Claims denials: Don't take No for an answer

May 6, 2005

Your office should be appealing denied claims, and learning from them.

The single best way to maximize revenues is to collect all you're owed for the services you've provided. Yet, practices lose thousands of dollars each year because they don't appeal claim denials effectively.

Why don't practices pursue appeals? Sometimes because staffers lack the time or commitment, and denials end up in a folder to be looked at "later" or "when it quiets down." You know those times never arrive, and waiting is a sure strategy for failure. Denials should be worked on a daily basis. Simple ones should be handled quickly over the phone, without ever generating a second claim. Claims with incorrect claim numbers or patient birth dates are easy to resolve that way.

To handle more complicated denials, your staff may need more education on coding issues. Some billers may not be up to date on the CPT and ICD-9-CM rules and can't readily tell when claims are denied incorrectly.

It's not always the payers' fault The ultimate goal, of course, is to get paid the first time you submit a claim. Coding accurately will assure that. Many of your denials are issued for reasons that are under your practice's control. By keeping a record of denials, you have the data necessary to train your staff:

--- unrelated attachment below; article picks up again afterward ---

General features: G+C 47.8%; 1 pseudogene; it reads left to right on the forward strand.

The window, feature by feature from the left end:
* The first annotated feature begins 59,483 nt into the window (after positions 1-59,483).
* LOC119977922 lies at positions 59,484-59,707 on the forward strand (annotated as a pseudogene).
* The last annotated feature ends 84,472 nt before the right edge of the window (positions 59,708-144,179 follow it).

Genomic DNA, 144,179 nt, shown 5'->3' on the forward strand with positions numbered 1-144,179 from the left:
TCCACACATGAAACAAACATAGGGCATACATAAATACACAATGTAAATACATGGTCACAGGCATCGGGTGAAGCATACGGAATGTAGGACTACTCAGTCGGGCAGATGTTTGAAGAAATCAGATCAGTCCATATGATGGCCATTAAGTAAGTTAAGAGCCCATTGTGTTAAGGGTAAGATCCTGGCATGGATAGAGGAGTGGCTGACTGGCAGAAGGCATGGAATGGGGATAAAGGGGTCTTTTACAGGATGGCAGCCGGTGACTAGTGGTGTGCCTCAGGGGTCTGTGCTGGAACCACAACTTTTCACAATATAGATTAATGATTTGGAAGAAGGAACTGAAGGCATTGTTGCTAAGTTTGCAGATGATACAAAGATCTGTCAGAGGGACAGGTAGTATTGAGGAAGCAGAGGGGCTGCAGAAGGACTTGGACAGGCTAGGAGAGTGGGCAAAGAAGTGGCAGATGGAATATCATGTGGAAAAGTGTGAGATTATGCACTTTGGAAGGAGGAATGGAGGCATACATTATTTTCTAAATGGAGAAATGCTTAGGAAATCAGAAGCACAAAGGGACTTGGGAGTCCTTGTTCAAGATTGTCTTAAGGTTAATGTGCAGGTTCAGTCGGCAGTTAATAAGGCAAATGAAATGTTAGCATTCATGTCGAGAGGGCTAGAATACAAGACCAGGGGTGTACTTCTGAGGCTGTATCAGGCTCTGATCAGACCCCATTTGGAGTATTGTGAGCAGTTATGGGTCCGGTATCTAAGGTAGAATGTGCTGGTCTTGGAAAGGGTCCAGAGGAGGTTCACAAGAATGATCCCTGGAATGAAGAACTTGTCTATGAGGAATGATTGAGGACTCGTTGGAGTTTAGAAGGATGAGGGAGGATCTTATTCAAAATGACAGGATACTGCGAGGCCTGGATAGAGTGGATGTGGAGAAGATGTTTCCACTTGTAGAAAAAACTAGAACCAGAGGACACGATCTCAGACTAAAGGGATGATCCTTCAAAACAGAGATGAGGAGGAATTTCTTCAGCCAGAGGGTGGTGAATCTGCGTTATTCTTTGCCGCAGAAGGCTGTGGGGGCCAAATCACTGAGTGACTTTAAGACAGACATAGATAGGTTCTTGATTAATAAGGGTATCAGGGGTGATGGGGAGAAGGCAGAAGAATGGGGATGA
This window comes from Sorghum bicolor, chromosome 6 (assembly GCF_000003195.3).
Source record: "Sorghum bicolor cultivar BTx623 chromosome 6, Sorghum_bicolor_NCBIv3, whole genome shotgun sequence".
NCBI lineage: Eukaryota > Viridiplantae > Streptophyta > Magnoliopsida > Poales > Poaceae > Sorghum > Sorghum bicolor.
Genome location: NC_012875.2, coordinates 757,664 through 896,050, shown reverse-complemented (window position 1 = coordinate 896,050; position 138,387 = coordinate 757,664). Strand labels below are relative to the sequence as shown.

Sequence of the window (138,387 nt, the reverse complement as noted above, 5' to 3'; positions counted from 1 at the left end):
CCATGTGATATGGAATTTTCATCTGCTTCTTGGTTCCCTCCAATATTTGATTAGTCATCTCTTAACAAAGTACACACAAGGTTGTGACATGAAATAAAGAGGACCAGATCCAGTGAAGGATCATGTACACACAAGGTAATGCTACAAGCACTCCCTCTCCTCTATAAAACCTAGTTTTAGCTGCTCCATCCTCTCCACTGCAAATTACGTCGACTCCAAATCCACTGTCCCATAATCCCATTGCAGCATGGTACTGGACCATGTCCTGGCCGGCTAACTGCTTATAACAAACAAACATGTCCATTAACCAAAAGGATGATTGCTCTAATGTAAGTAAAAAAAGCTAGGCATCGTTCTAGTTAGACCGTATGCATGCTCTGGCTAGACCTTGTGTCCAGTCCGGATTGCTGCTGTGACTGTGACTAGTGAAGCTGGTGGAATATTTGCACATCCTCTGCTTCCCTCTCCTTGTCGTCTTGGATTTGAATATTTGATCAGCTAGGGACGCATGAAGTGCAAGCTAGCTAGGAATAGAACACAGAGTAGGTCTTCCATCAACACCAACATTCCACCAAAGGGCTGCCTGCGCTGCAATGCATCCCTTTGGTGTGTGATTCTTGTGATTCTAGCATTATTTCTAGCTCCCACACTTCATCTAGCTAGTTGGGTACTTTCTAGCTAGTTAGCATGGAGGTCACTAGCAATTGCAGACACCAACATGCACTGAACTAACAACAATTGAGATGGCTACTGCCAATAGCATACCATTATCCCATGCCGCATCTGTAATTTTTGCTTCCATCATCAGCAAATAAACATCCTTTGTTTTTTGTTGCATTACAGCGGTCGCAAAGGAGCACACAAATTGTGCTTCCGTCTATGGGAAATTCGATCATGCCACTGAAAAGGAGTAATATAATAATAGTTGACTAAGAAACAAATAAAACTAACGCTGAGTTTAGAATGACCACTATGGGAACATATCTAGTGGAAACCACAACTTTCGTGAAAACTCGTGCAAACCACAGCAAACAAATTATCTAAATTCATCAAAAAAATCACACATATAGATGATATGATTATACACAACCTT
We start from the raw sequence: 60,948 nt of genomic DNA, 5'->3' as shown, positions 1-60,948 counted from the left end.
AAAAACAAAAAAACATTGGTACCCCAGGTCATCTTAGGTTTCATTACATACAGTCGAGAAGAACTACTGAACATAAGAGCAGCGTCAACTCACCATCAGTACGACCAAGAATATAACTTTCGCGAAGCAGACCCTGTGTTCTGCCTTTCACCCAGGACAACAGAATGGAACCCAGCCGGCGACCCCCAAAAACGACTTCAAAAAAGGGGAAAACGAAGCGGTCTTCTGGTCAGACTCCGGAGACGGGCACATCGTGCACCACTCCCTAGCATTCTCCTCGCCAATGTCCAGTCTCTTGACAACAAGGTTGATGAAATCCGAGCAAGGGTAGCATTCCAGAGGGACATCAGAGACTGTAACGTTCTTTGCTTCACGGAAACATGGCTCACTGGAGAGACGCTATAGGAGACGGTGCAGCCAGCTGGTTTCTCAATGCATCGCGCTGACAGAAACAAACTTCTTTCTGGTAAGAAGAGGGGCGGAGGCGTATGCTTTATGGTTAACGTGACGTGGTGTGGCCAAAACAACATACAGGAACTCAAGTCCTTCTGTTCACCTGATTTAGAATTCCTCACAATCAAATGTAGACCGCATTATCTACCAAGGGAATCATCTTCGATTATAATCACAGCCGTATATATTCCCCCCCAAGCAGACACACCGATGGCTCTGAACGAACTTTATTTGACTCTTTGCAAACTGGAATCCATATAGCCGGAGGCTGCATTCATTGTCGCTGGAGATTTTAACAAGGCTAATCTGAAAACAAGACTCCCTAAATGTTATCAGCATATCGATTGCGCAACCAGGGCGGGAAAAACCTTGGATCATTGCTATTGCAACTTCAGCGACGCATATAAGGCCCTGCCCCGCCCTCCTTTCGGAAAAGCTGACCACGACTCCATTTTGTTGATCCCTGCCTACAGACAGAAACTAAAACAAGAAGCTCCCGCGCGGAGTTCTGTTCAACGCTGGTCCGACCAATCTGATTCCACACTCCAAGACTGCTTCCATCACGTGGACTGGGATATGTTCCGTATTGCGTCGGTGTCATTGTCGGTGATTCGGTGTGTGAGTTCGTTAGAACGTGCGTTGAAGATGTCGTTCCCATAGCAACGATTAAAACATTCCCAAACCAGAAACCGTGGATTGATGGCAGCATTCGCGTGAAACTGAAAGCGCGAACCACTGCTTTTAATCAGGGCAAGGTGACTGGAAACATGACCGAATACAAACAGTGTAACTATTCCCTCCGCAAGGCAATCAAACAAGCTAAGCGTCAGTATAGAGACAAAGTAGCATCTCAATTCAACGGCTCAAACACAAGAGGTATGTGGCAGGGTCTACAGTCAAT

registration errors, such as incorrect subscriber health insurance number, date of birth, or eligibility

coding errors, including incorrect CPT codes, diagnosis codes that don't support the procedure, modifier errors, or lack of an advance beneficiary notice (for Medicare patients)

payer processing errors, such as using edits incompatible with the National Correct Coding Initiative, known as NCCI.

Training, giving feedback to individuals based on specific errors, and more-detailed procedure manuals are three ways to reduce the number of denials due to registration errors. Of course, if you have high staff turnover and inadequately trained and supervised staff, those factors can increase registration errors.

Fix coding errors, and then learn from them. Using a claims-editing program is an effective strategy, but even with such a system, your staff has to know about the latest coding rules.

When services are denied because of an incorrect or unsubstantiated diagnosis code, review the medical record and compare it to your local medical review policy, known as LMRP. Is there another diagnosis code documented for that date of service that would substantiate your claim? If so, copy the note and resubmit the claim with the corrected diagnosis code.

A recent review of a primary care office showed that the office routinely wrote off claims for HCPCS code G0101 (cervical or vaginal cancer screening; pelvic and clinical breast examination). All of the claims were submitted with diagnosis code V70.0 (routine general medical examination at a healthcare facility). Covered diagnoses for G0101 are V76.2, V76.47, V76.49, and V15.89. Billing the service with the diagnosis code for the general examination will always result in a denial.

If a diagnosis isn't covered by Medicare, was an ABN signed? Remember, you must properly execute an ABN before providing the Medicare service, specifically telling the patient the reason that you expect the service to be denied. If you do this, you can bill the patient. If there's no signed ABN for that specific service, write it off and educate your staff on ABNs. Make it the last time your practice makes that error.